Private construction differs from public work in several ways. Public work is generally limited to competitive bid, but private work can be acquired in other ways. Private work contracts and specifications vary widely in form, content, traditions, and standards, while Public work is generally responsive to codes and guidelines. Unlike public work projects, where architects, engineers, and administrators experienced in contract supervision are prevalent, private owners may not be familiar with construction operations and procedures, and architects and engineers may not be involved.

Given the inherent risks of private construction, when a company undertakes a building project, risk managers are expected to analyze all the perils that can result in a loss. Yet too often, no attempt is made to protect against the failure of the contractor to perform. This can be far more costly than all other hazards combined.

Project owners would not think of proceeding without adequate property and liability insurance. It makes sense to also protect themselves from the disaster of a contractor going bankrupt or defaulting on the project by requiring surety bonds.

Lenders also benefit form surety bonds to protect their resources being lent for private construction projects. Surety bonds for private projects have another benefit as well. Reputable contractors regard the bonding process as a legitimate part of their business. Requiring payment and performance bonds discourages unqualified contractors.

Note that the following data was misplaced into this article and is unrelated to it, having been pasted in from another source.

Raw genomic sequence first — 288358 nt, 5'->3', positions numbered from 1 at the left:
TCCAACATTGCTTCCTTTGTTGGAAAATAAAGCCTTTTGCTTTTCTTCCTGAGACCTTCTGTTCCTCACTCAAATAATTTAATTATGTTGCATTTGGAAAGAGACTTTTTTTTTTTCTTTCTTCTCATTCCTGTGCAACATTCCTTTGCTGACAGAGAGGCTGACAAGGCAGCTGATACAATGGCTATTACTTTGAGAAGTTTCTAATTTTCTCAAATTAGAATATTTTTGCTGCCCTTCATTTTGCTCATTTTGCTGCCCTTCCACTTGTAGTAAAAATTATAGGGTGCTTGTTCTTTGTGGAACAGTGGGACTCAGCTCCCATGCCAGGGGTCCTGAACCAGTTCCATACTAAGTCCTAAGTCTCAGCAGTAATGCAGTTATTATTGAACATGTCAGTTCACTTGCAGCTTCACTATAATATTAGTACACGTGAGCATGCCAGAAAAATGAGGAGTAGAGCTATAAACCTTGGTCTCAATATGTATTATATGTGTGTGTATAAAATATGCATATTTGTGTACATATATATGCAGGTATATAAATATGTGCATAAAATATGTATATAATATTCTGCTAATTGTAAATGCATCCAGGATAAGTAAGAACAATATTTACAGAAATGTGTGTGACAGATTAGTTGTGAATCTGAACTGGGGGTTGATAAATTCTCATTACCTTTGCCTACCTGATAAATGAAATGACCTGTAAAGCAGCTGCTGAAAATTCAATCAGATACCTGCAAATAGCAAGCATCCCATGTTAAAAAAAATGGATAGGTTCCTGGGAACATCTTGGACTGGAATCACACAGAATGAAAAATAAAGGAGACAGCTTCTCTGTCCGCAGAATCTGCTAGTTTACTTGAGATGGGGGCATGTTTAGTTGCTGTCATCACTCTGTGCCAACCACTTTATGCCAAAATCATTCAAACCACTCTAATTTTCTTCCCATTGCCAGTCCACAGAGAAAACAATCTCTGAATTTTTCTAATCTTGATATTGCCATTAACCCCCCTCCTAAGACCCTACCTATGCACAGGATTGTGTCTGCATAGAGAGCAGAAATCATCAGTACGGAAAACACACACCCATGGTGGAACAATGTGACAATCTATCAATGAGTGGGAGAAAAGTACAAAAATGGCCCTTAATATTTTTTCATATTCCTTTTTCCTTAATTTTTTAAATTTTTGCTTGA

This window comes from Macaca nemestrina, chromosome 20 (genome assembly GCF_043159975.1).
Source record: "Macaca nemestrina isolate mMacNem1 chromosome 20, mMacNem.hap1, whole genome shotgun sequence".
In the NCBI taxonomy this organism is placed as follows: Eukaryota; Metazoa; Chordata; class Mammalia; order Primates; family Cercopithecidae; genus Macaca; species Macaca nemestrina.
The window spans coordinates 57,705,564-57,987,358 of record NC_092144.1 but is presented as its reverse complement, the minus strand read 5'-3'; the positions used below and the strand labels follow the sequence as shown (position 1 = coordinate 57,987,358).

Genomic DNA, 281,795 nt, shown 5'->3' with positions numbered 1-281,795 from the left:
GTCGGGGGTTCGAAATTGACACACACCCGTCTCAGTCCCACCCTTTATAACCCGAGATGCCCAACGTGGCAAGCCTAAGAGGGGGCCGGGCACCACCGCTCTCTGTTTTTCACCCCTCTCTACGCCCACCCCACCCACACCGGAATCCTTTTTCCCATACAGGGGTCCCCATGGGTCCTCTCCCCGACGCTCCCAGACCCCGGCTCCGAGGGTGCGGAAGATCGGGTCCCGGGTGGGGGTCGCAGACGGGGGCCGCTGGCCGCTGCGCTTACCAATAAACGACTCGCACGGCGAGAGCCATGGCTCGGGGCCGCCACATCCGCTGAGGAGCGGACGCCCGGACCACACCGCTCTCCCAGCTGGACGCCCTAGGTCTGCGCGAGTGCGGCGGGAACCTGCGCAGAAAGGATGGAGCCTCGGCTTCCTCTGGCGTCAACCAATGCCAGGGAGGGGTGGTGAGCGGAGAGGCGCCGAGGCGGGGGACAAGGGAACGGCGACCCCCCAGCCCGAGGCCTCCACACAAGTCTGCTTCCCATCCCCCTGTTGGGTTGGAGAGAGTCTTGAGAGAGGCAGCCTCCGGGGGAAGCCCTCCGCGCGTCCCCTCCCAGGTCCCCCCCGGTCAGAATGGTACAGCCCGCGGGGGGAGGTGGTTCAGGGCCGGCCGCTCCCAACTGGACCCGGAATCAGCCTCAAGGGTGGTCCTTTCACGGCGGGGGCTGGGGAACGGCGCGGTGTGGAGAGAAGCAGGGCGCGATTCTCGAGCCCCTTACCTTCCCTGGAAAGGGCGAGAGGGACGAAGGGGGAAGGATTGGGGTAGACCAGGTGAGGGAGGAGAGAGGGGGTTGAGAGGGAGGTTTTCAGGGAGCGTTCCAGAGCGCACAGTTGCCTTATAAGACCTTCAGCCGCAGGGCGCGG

Surety bonds provide protection in several ways:

First, for the owner, performance and payment bonds guarantee that the contractor will perform the contract and pay for the labor and material incurred on the job. They also give the owner the additional security of knowing that the contractor has satisfied the surety's comprehensive pre-qualification process.

Second, for the lender, the bonds provide assurance that if the contractor is paid, the project that secures the loan will be built in accordance with the terms of the contract.

Third, for the architect or engineer, the bond provides confidence that in judgment of the surety the contractor is capable of translating the plans into a finished product.

Fourth, for the attorney, the bonds provide the security of knowing that their client will be protected should the contractor fail to perform.

Fifth, for the risk manager, the bonds provide the satisfaction of knowing that the owner is protected against one of the major perils of building - contractor failure.